Nuggets’ Nikola Jokic through the eyes of his teammates – The Denver Post

NBA Finals MVP Nikola Jokic (15) of the Denver Nuggets holds the MVP trophy in one hand and his daughter Ognjena in the other on stage after defeating the Miami Heat at Ball Arena on June 12, 2023. (Photo by Andy Cross/The Denver Post )

Nothing about Nikola Jokic is ever contrived.

Not his palpable disappointment that Thursday’s championship parade delayed his return to Serbia, or his raw honesty about where basketball fits into his life.

“I think it’s still not the most important thing in the world,” Jokic said shortly after guiding the Nuggets to their first championship Monday night. “There are a lot of things that I like, that I like to do. It’s probably a normal thing. Nobody likes his job, or maybe they do. … They’re lying.”

His unique skill set sets him apart on the field, but who he is as a person may be even more extraordinary. Confident, content, quiet and private, Jokic is unlike any other NBA superstar. He would rather enjoy the sunshine by his pool than bask in any kind of limelight.

Amid the championship afterglow late Monday night, The Post polled a handful of characters in Jokic’s circle, seeking their favorite stories with the revered Serbian.

They gave examples of diligence and loyalty, spontaneity and courage. As evidenced by how he feels about his job, there is no singular way to describe Jokic, and it would be foolish to distill him into one story.

Jamal Murray (27) of the Denver Nuggets cries and laughs onstage after the fourth quarter of the Nuggets’ 94-89 NBA Finals victory over the Miami Heat at Ball Arena in Denver, Monday, June 12, 2023. (Photo by AARon Ontiveroz / The Denver Post)

Jamal Murray

The Nuggets’ proud Canadian was in the middle of the celebration Monday night, dousing and drenching anyone in his radius. Jokic, his preferred pick-and-roll partner, was less central to the festivities.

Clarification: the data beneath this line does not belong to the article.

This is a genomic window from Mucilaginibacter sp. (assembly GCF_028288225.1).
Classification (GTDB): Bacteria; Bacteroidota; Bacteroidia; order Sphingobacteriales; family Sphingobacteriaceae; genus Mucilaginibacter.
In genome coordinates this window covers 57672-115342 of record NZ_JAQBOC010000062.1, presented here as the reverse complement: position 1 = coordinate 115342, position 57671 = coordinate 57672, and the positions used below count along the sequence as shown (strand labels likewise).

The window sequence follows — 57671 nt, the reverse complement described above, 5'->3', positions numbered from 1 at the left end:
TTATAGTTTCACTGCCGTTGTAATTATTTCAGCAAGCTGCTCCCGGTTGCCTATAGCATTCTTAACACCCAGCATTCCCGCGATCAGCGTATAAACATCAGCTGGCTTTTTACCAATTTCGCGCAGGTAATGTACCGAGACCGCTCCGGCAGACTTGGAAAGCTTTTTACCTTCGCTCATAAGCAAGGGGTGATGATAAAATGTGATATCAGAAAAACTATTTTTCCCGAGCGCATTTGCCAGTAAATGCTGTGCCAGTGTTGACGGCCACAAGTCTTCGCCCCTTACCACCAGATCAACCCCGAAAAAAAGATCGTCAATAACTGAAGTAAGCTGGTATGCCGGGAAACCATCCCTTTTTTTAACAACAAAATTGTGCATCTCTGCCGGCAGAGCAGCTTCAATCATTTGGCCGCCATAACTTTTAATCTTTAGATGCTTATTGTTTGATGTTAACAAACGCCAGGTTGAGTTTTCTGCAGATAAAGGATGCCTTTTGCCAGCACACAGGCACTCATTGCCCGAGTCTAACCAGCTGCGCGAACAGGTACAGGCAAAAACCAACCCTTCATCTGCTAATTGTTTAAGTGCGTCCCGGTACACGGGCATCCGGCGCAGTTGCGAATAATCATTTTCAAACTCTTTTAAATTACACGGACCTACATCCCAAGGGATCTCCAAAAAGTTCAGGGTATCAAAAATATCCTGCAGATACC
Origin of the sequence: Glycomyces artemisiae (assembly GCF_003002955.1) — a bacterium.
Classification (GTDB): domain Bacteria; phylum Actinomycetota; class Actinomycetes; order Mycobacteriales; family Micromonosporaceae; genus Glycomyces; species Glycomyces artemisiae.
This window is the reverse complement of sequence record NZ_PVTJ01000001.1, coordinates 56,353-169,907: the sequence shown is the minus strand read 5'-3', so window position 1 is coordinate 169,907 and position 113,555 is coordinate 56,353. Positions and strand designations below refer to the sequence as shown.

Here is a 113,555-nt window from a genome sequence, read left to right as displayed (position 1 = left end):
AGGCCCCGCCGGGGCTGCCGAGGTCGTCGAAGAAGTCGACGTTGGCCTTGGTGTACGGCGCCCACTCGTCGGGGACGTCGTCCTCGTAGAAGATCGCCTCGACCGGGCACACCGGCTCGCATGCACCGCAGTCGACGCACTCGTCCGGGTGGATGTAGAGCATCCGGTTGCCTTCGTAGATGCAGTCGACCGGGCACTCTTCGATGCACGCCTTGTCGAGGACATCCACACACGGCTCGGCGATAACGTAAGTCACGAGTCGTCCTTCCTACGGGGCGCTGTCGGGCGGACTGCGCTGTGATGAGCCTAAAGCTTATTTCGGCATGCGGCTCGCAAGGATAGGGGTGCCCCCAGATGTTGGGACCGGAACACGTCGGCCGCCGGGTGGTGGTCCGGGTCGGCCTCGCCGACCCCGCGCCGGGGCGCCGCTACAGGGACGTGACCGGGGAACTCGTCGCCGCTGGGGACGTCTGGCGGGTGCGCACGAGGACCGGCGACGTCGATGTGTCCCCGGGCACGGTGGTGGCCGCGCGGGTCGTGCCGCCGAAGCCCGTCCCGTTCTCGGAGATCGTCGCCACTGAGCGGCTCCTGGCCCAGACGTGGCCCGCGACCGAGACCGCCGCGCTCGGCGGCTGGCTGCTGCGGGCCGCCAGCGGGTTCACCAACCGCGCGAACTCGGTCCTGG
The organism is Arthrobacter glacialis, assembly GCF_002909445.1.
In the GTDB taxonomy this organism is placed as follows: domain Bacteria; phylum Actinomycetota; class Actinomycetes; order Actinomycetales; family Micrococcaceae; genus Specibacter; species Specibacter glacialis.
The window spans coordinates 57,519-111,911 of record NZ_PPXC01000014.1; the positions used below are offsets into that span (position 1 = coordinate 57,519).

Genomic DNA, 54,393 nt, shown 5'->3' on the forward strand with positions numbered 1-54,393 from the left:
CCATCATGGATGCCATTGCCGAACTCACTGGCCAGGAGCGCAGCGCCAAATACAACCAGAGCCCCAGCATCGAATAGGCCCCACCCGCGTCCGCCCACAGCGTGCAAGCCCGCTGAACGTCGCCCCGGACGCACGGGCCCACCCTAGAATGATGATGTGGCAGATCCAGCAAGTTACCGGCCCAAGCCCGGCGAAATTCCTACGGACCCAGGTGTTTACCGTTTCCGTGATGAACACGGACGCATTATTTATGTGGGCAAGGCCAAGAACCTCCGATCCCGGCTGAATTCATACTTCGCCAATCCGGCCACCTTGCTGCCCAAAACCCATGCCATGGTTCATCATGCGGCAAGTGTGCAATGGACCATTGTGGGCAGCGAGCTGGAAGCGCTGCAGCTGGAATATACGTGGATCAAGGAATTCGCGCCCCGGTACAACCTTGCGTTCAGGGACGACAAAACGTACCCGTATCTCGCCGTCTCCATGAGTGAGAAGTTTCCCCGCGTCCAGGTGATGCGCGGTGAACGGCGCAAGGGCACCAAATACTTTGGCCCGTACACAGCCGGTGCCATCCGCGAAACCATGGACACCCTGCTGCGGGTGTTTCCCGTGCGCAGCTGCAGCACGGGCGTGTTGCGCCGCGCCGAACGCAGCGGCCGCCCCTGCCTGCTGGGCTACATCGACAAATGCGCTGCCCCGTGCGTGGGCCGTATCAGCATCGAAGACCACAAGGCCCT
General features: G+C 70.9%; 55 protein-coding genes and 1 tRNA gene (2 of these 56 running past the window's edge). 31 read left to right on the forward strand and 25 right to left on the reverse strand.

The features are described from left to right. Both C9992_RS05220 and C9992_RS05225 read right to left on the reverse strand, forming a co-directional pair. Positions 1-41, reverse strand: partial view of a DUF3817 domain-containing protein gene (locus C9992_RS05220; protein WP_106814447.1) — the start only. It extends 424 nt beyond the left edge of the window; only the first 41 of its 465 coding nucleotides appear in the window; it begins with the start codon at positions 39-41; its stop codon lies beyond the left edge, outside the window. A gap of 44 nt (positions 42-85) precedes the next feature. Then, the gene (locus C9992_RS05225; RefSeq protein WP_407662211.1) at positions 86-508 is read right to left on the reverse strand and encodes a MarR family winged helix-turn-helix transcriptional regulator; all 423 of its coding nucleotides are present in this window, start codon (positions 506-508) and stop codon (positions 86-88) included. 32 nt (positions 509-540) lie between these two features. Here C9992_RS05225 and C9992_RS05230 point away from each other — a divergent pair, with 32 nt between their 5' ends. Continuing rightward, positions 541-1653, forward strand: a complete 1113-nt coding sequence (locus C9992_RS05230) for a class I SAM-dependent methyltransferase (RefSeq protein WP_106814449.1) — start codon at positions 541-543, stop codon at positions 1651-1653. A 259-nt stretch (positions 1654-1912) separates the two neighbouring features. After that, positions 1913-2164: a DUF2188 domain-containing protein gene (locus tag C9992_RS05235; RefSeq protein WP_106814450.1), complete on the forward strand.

But somewhere in the middle of the party, Jokic wrapped his battered arms around Murray and dragged him to the back ducts of the locker room. With a champagne bottle tucked in Murray’s right hand, Jokic wrestled his point guard into the pool. Murray wouldn’t go down without his dance partner.

“He just dunked me in the pool,” Murray said, proud of the fact that he had dragged Jokic in with him.

The tandem made NBA history by becoming the first pair of teammates to each average at least 25 points, five rebounds and five assists during a postseason.

“I think it was a pretty cool moment,” Murray said. “It was our little party together.”

Josh Kroenke

Even early in his Nuggets career, there were glimpses of who Jokic could become. As a rookie in 2015, Kroenke said Jokic would be in the gym every day with his two brothers, Strahinja and Nemanja, working on his game. Josh’s father, Stan, would also be there.

Denver Nuggets Governor Josh Kroenke holds the Larry O’Brien Championship Trophy after the fourth quarter of the Nuggets’ 94-89 NBA Finals victory over the Miami Heat at Ball Arena in Denver, Monday, June 12, 2023. (Photo by AAron Ontiveroz) /The Denver Post)

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